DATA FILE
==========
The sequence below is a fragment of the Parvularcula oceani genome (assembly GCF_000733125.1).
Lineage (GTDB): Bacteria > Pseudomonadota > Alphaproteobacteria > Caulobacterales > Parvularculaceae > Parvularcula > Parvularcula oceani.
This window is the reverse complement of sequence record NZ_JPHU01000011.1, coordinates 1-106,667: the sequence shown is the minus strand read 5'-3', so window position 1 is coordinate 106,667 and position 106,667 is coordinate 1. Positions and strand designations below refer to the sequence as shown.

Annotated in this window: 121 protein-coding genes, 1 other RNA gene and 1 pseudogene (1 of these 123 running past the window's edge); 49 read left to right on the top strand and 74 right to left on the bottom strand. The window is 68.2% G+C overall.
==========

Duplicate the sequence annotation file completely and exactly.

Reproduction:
The sequence below is a fragment of the Parvularcula oceani genome (assembly GCF_000733125.1).
Lineage (GTDB): Bacteria > Pseudomonadota > Alphaproteobacteria > Caulobacterales > Parvularculaceae > Parvularcula > Parvularcula oceani.
This window is the reverse complement of sequence record NZ_JPHU01000011.1, coordinates 1-106,667: the sequence shown is the minus strand read 5'-3', so window position 1 is coordinate 106,667 and position 106,667 is coordinate 1. Positions and strand designations below refer to the sequence as shown.

Annotated in this window: 121 protein-coding genes, 1 other RNA gene and 1 pseudogene (1 of these 123 running past the window's edge); 49 read left to right on the top strand and 74 right to left on the bottom strand. The window is 68.2% G+C overall.